After 12 years as a professional dancer, John Sorensen-Jolink now designs furniture that evokes a sense of movement.
Designer John Sorensen-Jolink is obsessed with the notion of home– which makes sense, because for months at a time he didn’t have one. At the age of 17, Sorensen-Jolink came to New York City to train as a dancer. He performed in the 2012 revival of Philip Glass, Robert Wilson and Lucinda Childs’ opera Einstein on the Beach and was part of the original cast of Sleep No More.
Touring took him to farflung accommodations, where his only sense of domestic continuity came from a treasured Diptyque travel candle.
‘Objects became very important to me, very valued,’ he says.
After 12 years of professional dancing, Sorensen-Jolink pivoted to furniture design with no formal training. He took a woodworking class at Brooklyn’s Makeville Studio and an apprenticeship, learned computer rendering, and in 2014 launched his studio Coil + Drift. Earlier this year, Coil + Drift earned the prestigious ICFF Editors’ Award for Best First Time Exhibitor.
‘Dancers can do anything,’ Sorensen-Jolink says, a little sheepish about the generalisation. But his early accolades in the design world are proof positive. Anyone who chooses their vocation in their teens and sautés full force into such a physically unforgiving life can surely remake themself once the curtain closes.
Being able to communicate in three dimensions is essential to Sorensen-Jolink’s success. ‘I speak very often about negative space in dance,’ he says, ‘I try to design furniture that evokes a certain energy or sense of movement.’
Choreographic inspiration comes through in the geometric metal base of his Dusk coffee and side tables, like the triangulated limbs of a well-coordinated water ballet. Or the infinite journey of the eye along the concentric carvings of his June mirror. And even the perfect elegant ‘V’ of his Canyon Book Display.
‘Being a designer is being a communicator,’ Sorensen-Jolink says, both in one’s vision and the logistical strength of the brand. He credits strong relationships along his supply chain with the success of his studio.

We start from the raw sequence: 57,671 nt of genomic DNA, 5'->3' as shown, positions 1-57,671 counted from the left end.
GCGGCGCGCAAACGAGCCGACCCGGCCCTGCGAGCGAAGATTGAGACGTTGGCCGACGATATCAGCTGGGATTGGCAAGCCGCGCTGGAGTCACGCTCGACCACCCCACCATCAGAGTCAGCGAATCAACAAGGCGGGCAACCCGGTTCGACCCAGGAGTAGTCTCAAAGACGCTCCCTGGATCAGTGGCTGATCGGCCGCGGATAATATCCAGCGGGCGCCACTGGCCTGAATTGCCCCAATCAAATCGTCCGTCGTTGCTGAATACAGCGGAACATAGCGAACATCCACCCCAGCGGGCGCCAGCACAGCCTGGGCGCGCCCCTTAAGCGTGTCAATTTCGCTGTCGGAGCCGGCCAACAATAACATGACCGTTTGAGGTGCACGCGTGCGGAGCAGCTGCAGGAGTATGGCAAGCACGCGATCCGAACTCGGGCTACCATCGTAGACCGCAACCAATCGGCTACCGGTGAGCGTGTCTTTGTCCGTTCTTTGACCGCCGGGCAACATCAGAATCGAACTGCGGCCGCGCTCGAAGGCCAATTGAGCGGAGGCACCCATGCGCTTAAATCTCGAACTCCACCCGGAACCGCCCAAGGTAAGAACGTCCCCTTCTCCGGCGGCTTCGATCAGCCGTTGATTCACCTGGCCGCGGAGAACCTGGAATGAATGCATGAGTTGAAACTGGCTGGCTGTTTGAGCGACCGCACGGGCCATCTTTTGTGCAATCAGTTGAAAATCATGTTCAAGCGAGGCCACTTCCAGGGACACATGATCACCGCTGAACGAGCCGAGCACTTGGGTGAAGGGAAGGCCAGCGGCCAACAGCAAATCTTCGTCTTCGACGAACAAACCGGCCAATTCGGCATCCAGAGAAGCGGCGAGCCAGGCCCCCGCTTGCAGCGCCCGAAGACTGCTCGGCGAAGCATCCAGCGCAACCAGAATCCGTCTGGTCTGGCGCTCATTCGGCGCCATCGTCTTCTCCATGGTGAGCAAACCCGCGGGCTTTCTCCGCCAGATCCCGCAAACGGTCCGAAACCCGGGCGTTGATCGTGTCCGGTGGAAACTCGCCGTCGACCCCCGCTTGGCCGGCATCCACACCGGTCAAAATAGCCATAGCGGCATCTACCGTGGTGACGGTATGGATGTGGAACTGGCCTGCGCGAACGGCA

Sorensen-Jolink especially values his wood fabricators– Mennonites working in Pennsylvania’s Amish country. Initially, this family business was fabricating Coil + Drift’s Rex Sideboard. Sorensen-Jolink hoped that they would also agree to fabricate his Soren Chair… this wasn’t an easy sell.
‘They had never made anyone else’s chair design,’ he explains. Rather, the fabricators had crafted their own, traditional design for decades. He describes the moment he breathlessly presented his Soren Chair prototype to the business’ patriarch, as the family gathered around. They approved.
‘I don’t know that they like the chair, but they like the process of making it,’ Sorensen-Jolink says, pointing out the simple beauty of the snug joinery.
He shares images of his forthcoming Soren Table, which will match the finish and leather trim of the chairs. The height of the table is such that when the chairs are pushed in, the circular chair backs hug each place setting. A true pas de deux.
Coil + Drift seeks warmth in material things: whether they be marble, iron or wood. John Sorensen-Jolink rolls out the welcome mat to anyone who wants to feel a connection with his minimalist creations.
As for that Diptyque candle?
‘I still have it and it still represents home to me,’ Sorensen-Jolink says.
This piece originally appeared on Wallpaper.com.